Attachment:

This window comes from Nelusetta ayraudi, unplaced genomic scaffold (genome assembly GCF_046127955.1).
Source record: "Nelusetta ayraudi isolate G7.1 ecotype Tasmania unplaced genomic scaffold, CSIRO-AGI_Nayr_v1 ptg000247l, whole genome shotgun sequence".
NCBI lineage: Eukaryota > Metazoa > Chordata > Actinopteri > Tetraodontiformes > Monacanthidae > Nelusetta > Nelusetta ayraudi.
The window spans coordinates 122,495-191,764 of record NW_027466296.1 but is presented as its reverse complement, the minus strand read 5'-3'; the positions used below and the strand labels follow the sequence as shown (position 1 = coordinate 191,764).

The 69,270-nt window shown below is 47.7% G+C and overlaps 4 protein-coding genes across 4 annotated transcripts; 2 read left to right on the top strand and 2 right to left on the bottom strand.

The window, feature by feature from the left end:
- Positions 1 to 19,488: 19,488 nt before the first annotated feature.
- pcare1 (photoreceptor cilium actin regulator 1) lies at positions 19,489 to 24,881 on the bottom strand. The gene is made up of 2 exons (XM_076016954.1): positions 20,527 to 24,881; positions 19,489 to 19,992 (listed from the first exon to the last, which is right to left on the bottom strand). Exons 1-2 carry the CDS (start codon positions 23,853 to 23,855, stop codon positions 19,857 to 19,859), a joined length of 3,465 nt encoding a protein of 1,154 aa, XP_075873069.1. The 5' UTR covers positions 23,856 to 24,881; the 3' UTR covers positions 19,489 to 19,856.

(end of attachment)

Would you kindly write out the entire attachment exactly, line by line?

This window comes from Nelusetta ayraudi, unplaced genomic scaffold (genome assembly GCF_046127955.1).
Source record: "Nelusetta ayraudi isolate G7.1 ecotype Tasmania unplaced genomic scaffold, CSIRO-AGI_Nayr_v1 ptg000247l, whole genome shotgun sequence".
NCBI lineage: Eukaryota > Metazoa > Chordata > Actinopteri > Tetraodontiformes > Monacanthidae > Nelusetta > Nelusetta ayraudi.
The window spans coordinates 122,495-191,764 of record NW_027466296.1 but is presented as its reverse complement, the minus strand read 5'-3'; the positions used below and the strand labels follow the sequence as shown (position 1 = coordinate 191,764).

The 69,270-nt window shown below is 47.7% G+C and overlaps 4 protein-coding genes across 4 annotated transcripts; 2 read left to right on the top strand and 2 right to left on the bottom strand.

The window, feature by feature from the left end:
- Positions 1 to 19,488: 19,488 nt before the first annotated feature.
- pcare1 (photoreceptor cilium actin regulator 1) lies at positions 19,489 to 24,881 on the bottom strand. The gene is made up of 2 exons (XM_076016954.1): positions 20,527 to 24,881; positions 19,489 to 19,992 (listed from the first exon to the last, which is right to left on the bottom strand). Exons 1-2 carry the CDS (start codon positions 23,853 to 23,855, stop codon positions 19,857 to 19,859), a joined length of 3,465 nt encoding a protein of 1,154 aa, XP_075873069.1. The 5' UTR covers positions 23,856 to 24,881; the 3' UTR covers positions 19,489 to 19,856.